While most countries across the world implemented measures to curb the spread of the coronavirus pandemic, Brazil’s President Jair Bolsonaro dismissed concerns of the spread and refused to consider measures to safeguard the population. So far Brazil has registered 53,000 cases and over 3,600 people have died from the virus. Scientists believe the spread in Brazil has reached over 1 million people.
In retaliation for suggesting health measures to avoid the pandemic spreading, Bolsonaro fired Health Minister Luis Henrique Mandetta and replaced him with Nelson Teich, whose views are closer to Bolsonaro in terms of prioritising economics over health. Away from the humanitarian concerns which the Brazilian people are now facing, Bolsonaro is strengthening military ties with the U.S., building upon U.S. President Donald Trump’s designation of Brazil as a non-NATO ally in 2019. With the same period, NATO’s Secretary General Jens Stoltenberg had spoken about having more partners from Latin America for the alliance. So far, Colombia is the only Latin American country designated as a NATO global partner.
In March this year, Brazil and the U.S. signed a military agreement which would facilitate U.S. influence in the region. The agreement on research, development, testing and evaluation, known as RDT&E, was signed by Brazil’s Ministry of Defence and the U.S. Southern Command (SOUTHCOM), forming the foundations for further military cooperation between both countries. SOUTHCOM is responsible for U.S. military operations in the region.
Latin America is once again experiencing the surge of right-wing governments and military dictatorships. The Venezuelan government faces continuous U.S. aggression in a bid to eliminate the socialist project implemented by Hugo Chavez. In Bolivia, the U.S. supported a right-wing military coup which ousted President Evo Morales and targeted indigenous populations in the aftermath. Mere days prior to his trip to SOUTHCOM in Miami, Bolsonaro endorsed protests which called for the restoration of military dictatorship in Brazil.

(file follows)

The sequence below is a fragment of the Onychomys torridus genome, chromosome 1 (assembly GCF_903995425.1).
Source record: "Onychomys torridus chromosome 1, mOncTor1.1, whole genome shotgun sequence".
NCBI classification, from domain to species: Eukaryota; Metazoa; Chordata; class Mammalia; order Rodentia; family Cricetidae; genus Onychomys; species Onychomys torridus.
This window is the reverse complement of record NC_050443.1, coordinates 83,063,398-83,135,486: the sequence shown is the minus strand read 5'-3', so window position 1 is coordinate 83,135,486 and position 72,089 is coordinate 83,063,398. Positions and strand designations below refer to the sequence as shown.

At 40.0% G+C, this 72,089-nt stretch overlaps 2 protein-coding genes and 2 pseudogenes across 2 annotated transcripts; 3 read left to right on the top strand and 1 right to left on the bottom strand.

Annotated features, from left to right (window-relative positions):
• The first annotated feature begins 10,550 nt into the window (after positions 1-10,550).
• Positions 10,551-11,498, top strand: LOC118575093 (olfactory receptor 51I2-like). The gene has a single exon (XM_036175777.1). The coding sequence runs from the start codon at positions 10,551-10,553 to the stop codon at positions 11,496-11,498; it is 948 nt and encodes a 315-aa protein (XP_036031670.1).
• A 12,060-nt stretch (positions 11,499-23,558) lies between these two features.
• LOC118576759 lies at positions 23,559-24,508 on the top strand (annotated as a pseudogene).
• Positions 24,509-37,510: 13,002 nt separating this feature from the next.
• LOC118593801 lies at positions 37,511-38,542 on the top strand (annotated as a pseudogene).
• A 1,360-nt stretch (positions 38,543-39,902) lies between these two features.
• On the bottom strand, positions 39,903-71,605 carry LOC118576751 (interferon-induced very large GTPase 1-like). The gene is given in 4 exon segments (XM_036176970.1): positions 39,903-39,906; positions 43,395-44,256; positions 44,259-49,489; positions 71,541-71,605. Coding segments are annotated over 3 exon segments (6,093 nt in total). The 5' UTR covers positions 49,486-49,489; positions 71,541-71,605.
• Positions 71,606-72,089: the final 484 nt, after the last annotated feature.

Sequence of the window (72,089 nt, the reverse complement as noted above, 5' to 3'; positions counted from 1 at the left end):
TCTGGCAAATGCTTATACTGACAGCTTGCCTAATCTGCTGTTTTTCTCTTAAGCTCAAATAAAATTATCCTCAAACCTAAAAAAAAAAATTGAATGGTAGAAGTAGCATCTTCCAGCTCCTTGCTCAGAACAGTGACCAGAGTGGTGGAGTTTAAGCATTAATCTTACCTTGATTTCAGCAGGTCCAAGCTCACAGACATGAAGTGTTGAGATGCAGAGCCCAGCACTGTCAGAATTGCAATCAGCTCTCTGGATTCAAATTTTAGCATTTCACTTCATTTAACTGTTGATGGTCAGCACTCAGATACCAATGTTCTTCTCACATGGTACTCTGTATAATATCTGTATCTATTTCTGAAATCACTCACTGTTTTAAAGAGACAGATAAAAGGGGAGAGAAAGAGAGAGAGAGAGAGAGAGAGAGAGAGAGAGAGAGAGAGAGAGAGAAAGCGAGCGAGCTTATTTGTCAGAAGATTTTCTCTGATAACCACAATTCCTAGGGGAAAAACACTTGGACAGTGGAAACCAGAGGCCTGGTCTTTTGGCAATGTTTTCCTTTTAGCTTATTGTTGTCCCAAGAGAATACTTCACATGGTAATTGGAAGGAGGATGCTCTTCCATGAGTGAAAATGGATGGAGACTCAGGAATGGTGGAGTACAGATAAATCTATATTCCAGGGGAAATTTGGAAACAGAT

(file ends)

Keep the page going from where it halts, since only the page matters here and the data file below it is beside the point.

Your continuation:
SOUTHCOM was recently reportedly involved in an operation targeting drug traffickers in Venezuela as part of a political scheming that would shift attention away from the U.S.’s delays at implementing restrictive measures to curb the virus spread. Ostensibly to portray the Venezuelan government as inept at handling emergency medical situations, the U.S. used the plan, which was not to be implemented before May, to allegedly counter the “many criminal organisations [that] are attempting to capitalise on the crisis.”
The U.S. is also competing with China for regional influence, hence the Brazil-U.S. agreement is perceived as a potential deterrent. In November, the Brazilian parliament announced it would allow the U.S. to launch technology from the Alcantara launch Centre.
During the visit to SOUTHCOM, Navy Admiral Craig Faller spoke of Brazil in terms of the historical ties that both countries share. “Brazil is one of our strongest democratic partners in the hemisphere. We value our longstanding partnership with Brazil’s armed forces, and we look forward to taking new and important steps to expand our military cooperation.”
The U.S. may now speak of an allegedly democratic government in terms of elections. However, Bolsonaro’s intent to replicate the 1964 dictatorship under democratic guise, as well as the U.S.-Brazilian efforts to interfere in Venezuela, speak of a repetition of history. With Venezuela part of the U.S. military agenda, in collaboration with allies Colombia and Brazil, Bolsonaro has facilitated U.S. infiltration in the region and adopted the role of a country that has turned away from the regional unity which fuelled the quest for social change in Latin America. Now in the role of one of the U.S.’s major allies in the region, Bolsonaro will be able to take actions which leave the rhetorical glorification of military dictatorships in the background, given the opportunity to collaborate as an equal against his Latin American counterparts.